Although both SP100 and TGFB3 displayed differential positioning patterns between low and intermediate/high Gleason score cancer specimens, the sensitivity for subgrouping prostate cancers by Gleason score based on positioning patterns is low. Using a more peripheral positioning of SP100 compared to the PND as a marker of low Gleason score cancers, the false negative rate (percentage of cancers without a more peripheral positioning) is 45.4% (5/11 low Gleason score cancers; Table 1). For TGFB3 the false negative rate is even higher at 70% (7/10; Table 1). Additionally, using this criterion, false positive cancers were identified for both genes. More peripheral positioning was detected in one high Gleason score specimen for both SP100 and TGFB3, resulting in a false positive rate of 6.3% (1/16) and 8.3% (1/12), respectively, for intermediate and high Gleason score cancers (Table 1). Neither gene was more internally positioned in low Gleason score cancers (Table 1). Using a more internal positioning pattern as a biomarker of intermediate and high Gleason score cancers resulted in a false negative rate of 62.5% (10/16) and 66.7% (8/12) for SP100 and TGFB3, respectively (Table 1).

We have previously demonstrated that the sensitivity of diagnostic GPBs can be improved by multiplexing (Meaburn et al., 2009; Leshner et al., 2016). We therefore evaluated if combining positioning data from SP100 and TGFB3 would increase the number of cancers classified as low or intermediate/high Gleason score based on gene positioning patterns. Importantly for multiplexing to improve the sensitivity, SP100 and TGFB3 would need to be frequently repositioned in different cancer specimens. Of a subset of 19 cancer tissues in which both genes were positioned, 10 (52.6%) had differential repositioning patterns for SP100 to that of TGFB3 (Table 1, Supplementary Table 7). For six of these cancers SP100 was repositioned but TGFB3 was not, whereas in three cancers only TGFB3 was repositioned. For one cancer sample, both genes were repositioned, compared to their PND, but they relocated in opposite directions, with SP100 being more peripherally positioned, while TGFB3 was more internally positioned (Table 1, Supplementary Table 7). However, multiplexing the two genes did not improve the sensitivity to detect low Gleason score cancers above using SP100 alone. SP100 was more peripherally positioned in all five cancers where at least one of the two genes repositioned (Table 1, Supplementary Table 7). Nevertheless, multiplexing increased the sensitivity of detecting intermediate/high Gleason score cancers (Table 1, Supplementary Table 7). At least one gene repositioned in eight of the 11 (72.7%) Gleason score 7 and higher cancers. Both SP100 and TGFB3 contributed to the increased proportion of cancer specimens with repositioning events. Of the seven cancers with only one of the two genes more internally repositioned, SP100 was more internally repositioned in four and TGFB3 more internally positioned in three cancers (Table 1, Supplementary Table 7).Using a more internal position of at least one of SP100 or TGFB3 the false negative rate for detecting intermediate or high Gleason score cancers was reduced to 36.4% (4/11). While most of the repositioning events in intermediate/high Gleason score cancers were to a more internal position, in one cancer the only repositioning event resulted in a more peripheral location of TGFB3 and in another cancer tissue, there was both a more peripheral and more internal repositioning events, with SP100 more peripherally position and TGFB3 more internally located (Table 1, Supplementary Table 7).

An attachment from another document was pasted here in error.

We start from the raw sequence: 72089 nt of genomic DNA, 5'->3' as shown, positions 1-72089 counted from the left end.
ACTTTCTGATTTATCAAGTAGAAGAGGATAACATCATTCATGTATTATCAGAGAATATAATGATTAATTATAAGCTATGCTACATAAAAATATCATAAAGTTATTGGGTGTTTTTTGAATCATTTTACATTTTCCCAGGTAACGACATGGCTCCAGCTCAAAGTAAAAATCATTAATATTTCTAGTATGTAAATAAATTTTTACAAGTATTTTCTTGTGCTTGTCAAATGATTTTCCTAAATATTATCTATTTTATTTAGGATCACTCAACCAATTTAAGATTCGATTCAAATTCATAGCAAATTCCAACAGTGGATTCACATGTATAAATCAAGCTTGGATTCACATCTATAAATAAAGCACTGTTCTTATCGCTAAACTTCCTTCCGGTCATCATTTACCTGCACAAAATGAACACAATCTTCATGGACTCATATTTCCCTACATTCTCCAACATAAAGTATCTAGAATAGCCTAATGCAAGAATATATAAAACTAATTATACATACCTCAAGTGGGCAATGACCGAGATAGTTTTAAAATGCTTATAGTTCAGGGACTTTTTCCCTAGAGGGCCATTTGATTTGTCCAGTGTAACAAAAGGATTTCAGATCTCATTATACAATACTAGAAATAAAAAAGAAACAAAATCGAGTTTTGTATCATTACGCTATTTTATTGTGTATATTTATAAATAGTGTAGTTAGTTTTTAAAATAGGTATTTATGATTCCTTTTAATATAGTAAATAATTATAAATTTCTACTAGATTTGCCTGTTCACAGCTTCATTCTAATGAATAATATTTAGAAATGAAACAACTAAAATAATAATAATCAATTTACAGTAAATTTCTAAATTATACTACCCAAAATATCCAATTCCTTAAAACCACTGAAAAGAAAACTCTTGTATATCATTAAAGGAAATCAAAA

Gleason score is not a perfect measure of risk. Given the variability in positioning patterns within the same Gleason group, we asked if the positioning patterns could be useful to distinguish aggressive low Gleason core cancers from non-aggressive low Gleason score cancers. Such a marker would aid treatment decisions. However, SP100 and TGFB3 were repositioned in a similar proportion of low Gleason score cancers with or without metastasis (Table 1). SP100 repositioned in 50% (2/4) of low Gleason score cancers that had metastasized and 57.1% (4/7) of low Gleason score cancers without metastases. Likewise, TGFB3 repositioned in 33.3% (1/3) of metastatic low Gleason score cancer specimens and 28.8% (2/7) of non-metastatic low Gleason score cancer specimens (Table 1). Thus, in addition to the high false negative rate for Gleason score, SP100 and TGFB3 can not distinguish aggressive low Gleason score cancers from non-aggressive low Gleason score cancers, limiting their clinical potential.

Low Gleason Score Cancer Gene Positioning Patterns Are Distinct From Benign Disease

Given the fact that low Gleason score cancers are fairly well differentiated tissues, it is possible that low Gleason score cancers have a similar genome organization to benign disease. We therefore sought to determine the cancer-specificity of the repositioning events. We positioned SP100, TGFB3, SATB1 and LMNA in non-cancerous prostate tissues (Figure 2, Supplementary Figure 1, Tables 5 and 6, Supplementary Tables 25). For all four genes we found that the positioning patterns were highly similar between benign tissues. For SP100, TGFB3 and SATB1, only 9.1%-14.1% of comparisons between the individual non-cancerous tissues reached significance. There was a little more variability between benign tissues for LMNA, where 25% of cross-comparisons between benign tissues were significantly different (Figure 2, Table 2, Supplementary Table 25).There was also little repositioning of the four genes in benign tissues when compared to the PND, with repositioning in 7.7%-16.7% of benign tissues, depending on the gene (Figure 2, Tables 5 and 6). SP100 was statistically similarly positioned in all seven normal tissues, compared to the PND, but was significantly repositioned in 40% (2/5) of benign disease tissue (Figure 2, Tables 5 and 6). However, the positioning patterns of SP100 were distinct in benign disease and low Gleason score cancer, since it was more internally localized in the two benign disease tissues, yet more peripherally located in low Gleason score cancers (Tables 1 and 5).